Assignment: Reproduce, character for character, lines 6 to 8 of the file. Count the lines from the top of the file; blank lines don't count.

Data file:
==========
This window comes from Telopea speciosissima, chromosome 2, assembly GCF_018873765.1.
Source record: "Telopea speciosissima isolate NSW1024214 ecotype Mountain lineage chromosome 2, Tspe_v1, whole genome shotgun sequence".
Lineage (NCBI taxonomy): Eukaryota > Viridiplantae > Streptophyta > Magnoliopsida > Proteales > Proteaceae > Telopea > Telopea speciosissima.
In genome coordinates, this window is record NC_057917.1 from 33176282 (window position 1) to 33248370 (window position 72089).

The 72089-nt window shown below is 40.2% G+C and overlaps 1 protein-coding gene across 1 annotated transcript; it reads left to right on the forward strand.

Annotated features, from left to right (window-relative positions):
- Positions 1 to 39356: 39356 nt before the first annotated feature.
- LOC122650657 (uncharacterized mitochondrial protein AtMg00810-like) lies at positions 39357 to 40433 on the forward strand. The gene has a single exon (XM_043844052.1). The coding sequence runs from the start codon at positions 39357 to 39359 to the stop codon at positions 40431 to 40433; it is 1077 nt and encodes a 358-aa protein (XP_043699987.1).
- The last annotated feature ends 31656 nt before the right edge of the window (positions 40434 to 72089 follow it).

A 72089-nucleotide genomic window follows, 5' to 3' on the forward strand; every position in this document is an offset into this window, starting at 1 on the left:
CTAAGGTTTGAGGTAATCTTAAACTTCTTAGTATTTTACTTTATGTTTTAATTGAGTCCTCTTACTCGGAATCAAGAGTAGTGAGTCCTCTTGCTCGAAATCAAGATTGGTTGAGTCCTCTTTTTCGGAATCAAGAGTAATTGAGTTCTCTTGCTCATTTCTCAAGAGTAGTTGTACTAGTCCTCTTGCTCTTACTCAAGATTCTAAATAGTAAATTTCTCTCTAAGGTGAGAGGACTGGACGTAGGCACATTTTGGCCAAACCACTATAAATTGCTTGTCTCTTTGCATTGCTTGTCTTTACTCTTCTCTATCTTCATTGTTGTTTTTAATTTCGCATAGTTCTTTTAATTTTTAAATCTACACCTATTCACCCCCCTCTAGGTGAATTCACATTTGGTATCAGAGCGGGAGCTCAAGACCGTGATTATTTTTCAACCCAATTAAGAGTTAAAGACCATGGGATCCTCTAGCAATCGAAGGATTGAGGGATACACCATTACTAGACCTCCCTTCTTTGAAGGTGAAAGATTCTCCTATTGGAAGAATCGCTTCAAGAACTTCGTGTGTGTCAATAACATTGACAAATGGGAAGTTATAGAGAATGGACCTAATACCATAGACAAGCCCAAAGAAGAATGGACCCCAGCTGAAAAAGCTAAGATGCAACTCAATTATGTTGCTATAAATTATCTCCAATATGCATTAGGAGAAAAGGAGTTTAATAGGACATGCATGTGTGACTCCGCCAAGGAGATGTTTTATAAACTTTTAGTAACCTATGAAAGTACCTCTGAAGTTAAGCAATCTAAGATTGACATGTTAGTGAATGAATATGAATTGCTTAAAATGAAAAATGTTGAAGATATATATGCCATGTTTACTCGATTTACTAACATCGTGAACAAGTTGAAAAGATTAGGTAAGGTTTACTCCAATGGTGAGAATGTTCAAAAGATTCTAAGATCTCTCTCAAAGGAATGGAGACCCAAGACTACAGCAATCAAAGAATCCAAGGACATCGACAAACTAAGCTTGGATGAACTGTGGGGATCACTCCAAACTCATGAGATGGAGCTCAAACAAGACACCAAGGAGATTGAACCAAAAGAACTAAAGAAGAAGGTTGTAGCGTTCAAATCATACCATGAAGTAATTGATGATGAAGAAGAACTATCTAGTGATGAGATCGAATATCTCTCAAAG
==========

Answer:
Annotated features, from left to right (window-relative positions):
- Positions 1 to 39356: 39356 nt before the first annotated feature.
- LOC122650657 (uncharacterized mitochondrial protein AtMg00810-like) lies at positions 39357 to 40433 on the forward strand. The gene has a single exon (XM_043844052.1). The coding sequence runs from the start codon at positions 39357 to 39359 to the stop codon at positions 40431 to 40433; it is 1077 nt and encodes a 358-aa protein (XP_043699987.1).